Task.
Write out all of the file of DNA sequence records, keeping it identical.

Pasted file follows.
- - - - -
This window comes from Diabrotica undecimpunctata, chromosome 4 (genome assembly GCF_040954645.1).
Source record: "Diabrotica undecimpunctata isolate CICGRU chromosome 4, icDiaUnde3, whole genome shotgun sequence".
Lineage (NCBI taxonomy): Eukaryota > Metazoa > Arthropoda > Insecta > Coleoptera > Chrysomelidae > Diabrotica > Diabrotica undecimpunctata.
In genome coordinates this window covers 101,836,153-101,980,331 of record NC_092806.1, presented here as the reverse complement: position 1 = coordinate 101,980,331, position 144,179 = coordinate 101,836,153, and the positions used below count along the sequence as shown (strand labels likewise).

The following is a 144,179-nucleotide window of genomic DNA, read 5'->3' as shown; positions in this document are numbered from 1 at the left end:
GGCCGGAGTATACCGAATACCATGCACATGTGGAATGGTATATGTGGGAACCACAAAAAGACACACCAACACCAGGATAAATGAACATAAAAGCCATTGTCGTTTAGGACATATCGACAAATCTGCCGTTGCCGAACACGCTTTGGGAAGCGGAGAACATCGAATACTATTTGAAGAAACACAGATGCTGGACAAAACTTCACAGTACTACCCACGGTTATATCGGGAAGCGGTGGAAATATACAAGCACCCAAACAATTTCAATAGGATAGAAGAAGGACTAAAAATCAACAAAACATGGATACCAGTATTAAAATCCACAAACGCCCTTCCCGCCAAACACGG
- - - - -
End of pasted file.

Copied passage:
This window comes from Diabrotica undecimpunctata, chromosome 4 (genome assembly GCF_040954645.1).
Source record: "Diabrotica undecimpunctata isolate CICGRU chromosome 4, icDiaUnde3, whole genome shotgun sequence".
Lineage (NCBI taxonomy): Eukaryota > Metazoa > Arthropoda > Insecta > Coleoptera > Chrysomelidae > Diabrotica > Diabrotica undecimpunctata.
In genome coordinates this window covers 101,836,153-101,980,331 of record NC_092806.1, presented here as the reverse complement: position 1 = coordinate 101,980,331, position 144,179 = coordinate 101,836,153, and the positions used below count along the sequence as shown (strand labels likewise).

The following is a 144,179-nucleotide window of genomic DNA, read 5'->3' as shown; positions in this document are numbered from 1 at the left end:
GGCCGGAGTATACCGAATACCATGCACATGTGGAATGGTATATGTGGGAACCACAAAAAGACACACCAACACCAGGATAAATGAACATAAAAGCCATTGTCGTTTAGGACATATCGACAAATCTGCCGTTGCCGAACACGCTTTGGGAAGCGGAGAACATCGAATACTATTTGAAGAAACACAGATGCTGGACAAAACTTCACAGTACTACCCACGGTTATATCGGGAAGCGGTGGAAATATACAAGCACCCAAACAATTTCAATAGGATAGAAGAAGGACTAAAAATCAACAAAACATGGATACCAGTATTAAAATCCACAAACGCCCTTCCCGCCAAACACGG